This is a post that really hits home on what this series is all about. Initially, I considered writing this as a letter to myself and sharing it with you in that form. Instead, I’ll write it as though I am addressing the new or soon to be author. That’s the version of me I would have tried to send that letter back to, had I written it. He was not at all familiar with humility. For a long time I thought I was the only one that suffered from this problem; now that I’ve met more aspiring authors in the last couple years than in my whole life till then, I recognize that the problem is actually quite common.
I thought my first book would turn my whole life around, that it would get sales right away without me even trying, and that it would thrust me all by itself from one career to another. Even when I sent it off to a couple of traditional publishers back then, I was totally arrogant about it. I wrote cover letters that violated every rule, and only hit up publishing houses that clearly stated on their websites that they did not publish first-time authors. It didn’t matter what the rules were; I knew my book was brilliant, and worth breaking them all.
Of course, my incompetence and inadequacy of yesterday results in a big sigh of relief when I think about it today. My first book would be languishing in a back catalog at this point, rather than enjoying new life and finding new readers. Even if it did sell, then or now, I would be picking at the scraps left over when the publishing company was finished feasting; those are lessons I’m glad to have learned from the outside. It’s not why I didn’t try harder, back then; that was all me still being arrogant. If I could go back, I’d tell ‘Yesterday Jay’ to keep writing and learn to type sooner, and to put his stuff away until right about now; it is, after all, the best time ever to be today’s writer.
We’ve talked to people at festivals and conventions, live and online, and this arrogance seems to be a common attitude. Some people want to require that others sign non-disclosure agreements before considering their book for publication, or want to discuss an advance check right away. I want to tell them that they’re lucky if I make it through the first read before rejecting it, and that I have too many ideas of my own to consider stealing an amateur’s first effort. I’m not putting my dreams on hold to work on your idea unless you value my part in this, and can be a little more realistic about your own.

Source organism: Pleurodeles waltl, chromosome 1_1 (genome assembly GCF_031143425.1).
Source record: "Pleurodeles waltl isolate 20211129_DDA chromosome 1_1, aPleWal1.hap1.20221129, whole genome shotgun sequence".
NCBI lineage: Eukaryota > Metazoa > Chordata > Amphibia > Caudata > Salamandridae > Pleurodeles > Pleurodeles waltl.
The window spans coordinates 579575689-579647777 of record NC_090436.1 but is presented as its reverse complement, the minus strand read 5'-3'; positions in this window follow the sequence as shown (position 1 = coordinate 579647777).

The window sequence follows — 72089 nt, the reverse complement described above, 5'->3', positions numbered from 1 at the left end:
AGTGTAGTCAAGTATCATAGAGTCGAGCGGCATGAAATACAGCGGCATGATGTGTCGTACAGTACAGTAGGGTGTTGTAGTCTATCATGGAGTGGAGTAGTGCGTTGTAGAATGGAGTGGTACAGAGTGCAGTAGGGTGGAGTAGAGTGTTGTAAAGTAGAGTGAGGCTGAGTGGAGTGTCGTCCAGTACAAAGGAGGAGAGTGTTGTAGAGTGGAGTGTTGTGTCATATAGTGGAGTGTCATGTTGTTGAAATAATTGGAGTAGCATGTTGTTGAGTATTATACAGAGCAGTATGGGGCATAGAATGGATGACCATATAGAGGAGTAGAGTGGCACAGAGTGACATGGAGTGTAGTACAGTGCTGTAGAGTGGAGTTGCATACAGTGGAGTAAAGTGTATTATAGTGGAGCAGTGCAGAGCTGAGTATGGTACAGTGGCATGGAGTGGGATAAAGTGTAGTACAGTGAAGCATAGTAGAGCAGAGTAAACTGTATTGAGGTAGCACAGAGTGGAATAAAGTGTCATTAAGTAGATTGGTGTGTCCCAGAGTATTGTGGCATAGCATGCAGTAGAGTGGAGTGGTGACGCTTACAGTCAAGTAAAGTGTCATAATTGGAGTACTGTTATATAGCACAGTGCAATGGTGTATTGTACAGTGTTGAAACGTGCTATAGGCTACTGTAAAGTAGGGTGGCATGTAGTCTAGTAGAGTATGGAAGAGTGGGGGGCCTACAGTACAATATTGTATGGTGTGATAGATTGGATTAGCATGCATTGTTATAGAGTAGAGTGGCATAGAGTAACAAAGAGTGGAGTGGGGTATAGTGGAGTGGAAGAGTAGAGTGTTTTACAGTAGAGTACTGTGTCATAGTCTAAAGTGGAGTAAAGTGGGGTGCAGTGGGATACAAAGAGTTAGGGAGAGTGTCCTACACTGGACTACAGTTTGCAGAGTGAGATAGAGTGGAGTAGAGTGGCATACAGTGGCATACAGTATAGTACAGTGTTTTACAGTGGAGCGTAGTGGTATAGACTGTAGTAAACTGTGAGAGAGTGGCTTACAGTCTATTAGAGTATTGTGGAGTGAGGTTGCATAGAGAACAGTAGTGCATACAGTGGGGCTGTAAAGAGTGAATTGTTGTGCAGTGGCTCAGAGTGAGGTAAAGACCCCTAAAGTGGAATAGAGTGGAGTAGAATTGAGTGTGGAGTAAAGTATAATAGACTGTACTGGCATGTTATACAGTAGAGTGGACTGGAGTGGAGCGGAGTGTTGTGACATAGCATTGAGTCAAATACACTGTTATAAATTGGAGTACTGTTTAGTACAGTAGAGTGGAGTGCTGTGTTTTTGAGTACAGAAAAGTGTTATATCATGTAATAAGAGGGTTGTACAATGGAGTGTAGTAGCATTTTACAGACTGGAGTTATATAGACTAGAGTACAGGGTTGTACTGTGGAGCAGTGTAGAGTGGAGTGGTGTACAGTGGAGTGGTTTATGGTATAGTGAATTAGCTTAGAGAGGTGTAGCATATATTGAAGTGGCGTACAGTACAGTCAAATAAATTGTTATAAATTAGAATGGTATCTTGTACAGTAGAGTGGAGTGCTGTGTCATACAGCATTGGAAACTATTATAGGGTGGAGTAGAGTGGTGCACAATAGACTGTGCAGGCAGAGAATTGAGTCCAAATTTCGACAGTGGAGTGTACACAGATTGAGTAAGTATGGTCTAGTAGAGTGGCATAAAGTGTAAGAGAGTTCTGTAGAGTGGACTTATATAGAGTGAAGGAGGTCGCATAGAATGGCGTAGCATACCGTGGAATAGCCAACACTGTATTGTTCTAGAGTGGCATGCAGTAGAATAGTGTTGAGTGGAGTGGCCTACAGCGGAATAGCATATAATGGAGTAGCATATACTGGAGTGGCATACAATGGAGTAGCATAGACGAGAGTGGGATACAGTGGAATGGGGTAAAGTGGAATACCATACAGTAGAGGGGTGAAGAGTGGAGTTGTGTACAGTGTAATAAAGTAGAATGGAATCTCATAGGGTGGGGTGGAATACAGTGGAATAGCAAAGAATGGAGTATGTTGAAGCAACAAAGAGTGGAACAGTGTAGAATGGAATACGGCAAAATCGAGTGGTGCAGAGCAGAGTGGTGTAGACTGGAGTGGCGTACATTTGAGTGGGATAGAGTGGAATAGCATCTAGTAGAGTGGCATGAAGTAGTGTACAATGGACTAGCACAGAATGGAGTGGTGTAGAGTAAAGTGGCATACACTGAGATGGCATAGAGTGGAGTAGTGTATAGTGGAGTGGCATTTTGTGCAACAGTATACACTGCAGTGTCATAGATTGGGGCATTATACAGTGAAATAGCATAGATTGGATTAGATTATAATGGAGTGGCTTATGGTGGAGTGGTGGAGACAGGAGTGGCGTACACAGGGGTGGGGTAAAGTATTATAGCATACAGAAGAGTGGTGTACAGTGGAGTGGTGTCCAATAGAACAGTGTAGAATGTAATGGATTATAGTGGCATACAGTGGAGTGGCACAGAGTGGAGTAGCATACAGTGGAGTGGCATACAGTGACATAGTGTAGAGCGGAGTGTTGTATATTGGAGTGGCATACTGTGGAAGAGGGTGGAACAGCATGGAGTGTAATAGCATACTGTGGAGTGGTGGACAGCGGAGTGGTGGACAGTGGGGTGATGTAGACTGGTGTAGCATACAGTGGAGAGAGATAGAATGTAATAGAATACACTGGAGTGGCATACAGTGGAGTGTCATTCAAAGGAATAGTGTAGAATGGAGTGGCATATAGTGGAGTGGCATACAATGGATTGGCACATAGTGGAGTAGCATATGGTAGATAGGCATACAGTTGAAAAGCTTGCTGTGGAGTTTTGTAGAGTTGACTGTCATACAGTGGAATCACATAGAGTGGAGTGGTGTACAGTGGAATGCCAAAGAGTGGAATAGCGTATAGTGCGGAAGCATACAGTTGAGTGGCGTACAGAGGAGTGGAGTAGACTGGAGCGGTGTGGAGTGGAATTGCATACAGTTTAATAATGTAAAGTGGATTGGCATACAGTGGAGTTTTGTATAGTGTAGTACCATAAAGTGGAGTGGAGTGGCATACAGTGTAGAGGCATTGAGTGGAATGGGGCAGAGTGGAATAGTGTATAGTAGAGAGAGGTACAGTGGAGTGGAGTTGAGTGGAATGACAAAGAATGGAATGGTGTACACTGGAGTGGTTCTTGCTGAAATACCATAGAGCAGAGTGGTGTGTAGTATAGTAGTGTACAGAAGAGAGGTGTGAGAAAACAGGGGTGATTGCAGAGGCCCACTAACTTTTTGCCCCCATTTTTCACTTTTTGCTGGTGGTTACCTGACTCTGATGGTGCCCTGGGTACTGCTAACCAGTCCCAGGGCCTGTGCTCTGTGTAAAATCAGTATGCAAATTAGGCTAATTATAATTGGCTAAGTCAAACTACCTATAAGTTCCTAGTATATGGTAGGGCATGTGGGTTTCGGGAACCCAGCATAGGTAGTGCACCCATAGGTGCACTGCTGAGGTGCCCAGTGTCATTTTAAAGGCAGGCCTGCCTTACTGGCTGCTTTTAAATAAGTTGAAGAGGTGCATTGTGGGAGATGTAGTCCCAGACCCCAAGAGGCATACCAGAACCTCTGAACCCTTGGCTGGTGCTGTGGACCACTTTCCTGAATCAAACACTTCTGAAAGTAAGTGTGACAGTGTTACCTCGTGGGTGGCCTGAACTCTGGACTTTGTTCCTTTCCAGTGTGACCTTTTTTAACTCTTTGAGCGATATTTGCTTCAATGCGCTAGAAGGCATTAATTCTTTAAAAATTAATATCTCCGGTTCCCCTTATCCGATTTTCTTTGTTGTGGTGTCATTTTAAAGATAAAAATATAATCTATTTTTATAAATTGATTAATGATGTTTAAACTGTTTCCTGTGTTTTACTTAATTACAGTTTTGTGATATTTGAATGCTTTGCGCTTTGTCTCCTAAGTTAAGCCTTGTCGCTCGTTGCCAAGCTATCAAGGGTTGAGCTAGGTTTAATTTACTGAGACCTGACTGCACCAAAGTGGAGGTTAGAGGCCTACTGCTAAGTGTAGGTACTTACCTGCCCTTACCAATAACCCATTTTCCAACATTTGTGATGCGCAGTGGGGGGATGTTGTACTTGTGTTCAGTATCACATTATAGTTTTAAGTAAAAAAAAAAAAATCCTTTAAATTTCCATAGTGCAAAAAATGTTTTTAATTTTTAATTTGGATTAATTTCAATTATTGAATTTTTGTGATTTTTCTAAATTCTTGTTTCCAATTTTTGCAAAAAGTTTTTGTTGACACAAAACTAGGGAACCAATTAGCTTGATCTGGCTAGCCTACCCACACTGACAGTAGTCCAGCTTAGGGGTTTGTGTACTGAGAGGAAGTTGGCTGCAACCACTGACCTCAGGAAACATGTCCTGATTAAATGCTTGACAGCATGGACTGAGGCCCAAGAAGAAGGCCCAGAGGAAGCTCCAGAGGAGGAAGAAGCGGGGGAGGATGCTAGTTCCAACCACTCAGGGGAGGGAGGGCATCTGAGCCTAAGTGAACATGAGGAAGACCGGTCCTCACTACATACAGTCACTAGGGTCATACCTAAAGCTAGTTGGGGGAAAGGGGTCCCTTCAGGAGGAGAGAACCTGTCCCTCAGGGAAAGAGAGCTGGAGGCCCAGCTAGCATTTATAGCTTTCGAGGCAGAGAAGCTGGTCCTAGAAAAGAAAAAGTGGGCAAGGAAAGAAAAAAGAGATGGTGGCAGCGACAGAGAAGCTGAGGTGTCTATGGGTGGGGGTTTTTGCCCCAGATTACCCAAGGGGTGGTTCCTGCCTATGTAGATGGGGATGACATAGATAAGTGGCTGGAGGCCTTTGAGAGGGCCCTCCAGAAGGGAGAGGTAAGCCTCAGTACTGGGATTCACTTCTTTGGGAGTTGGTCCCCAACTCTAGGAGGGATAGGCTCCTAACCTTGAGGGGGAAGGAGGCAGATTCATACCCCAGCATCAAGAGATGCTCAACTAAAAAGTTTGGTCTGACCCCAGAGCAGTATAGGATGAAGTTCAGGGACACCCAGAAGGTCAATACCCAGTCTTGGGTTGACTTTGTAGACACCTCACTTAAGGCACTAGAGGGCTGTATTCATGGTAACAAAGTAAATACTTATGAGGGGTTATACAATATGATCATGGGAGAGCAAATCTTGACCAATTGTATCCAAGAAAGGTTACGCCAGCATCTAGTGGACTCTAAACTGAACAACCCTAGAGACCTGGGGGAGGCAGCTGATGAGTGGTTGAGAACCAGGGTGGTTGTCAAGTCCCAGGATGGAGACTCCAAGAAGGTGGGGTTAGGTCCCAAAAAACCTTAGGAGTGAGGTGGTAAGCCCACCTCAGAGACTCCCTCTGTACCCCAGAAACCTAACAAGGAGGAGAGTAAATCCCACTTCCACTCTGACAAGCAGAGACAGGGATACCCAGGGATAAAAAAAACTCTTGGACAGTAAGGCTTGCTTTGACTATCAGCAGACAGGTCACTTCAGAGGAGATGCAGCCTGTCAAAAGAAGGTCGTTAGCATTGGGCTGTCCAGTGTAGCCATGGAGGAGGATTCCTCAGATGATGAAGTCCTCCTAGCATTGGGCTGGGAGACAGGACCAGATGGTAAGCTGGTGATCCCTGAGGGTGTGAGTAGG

The good news is that today anyone can self-publish or find a reasonable publishing company to work with. An unpublished author is only unpublished due to their own lack of effort in today’s world; that has never been more true than it is now. Part of the point of all this is making sure that folks know that Sudden Insight Publishing is positioned perfectly to help writers become authors. I like to think that I would have self-published back in the day, if a company like ours had existed; I know for sure that it would have been a good move, and a good match. That’s why we started the company, after all.
The other good news is that humility is more valued than ever. Check out how successful authors behave in interviews, and listen to how many things they wish they had done differently. More important than that, listen to how humble they are about their success. It’s the real people that make it to the top, usually, not the arrogant blowhards that think their idea is so great they are somehow both unwilling to talk about it and unable to shut up about it.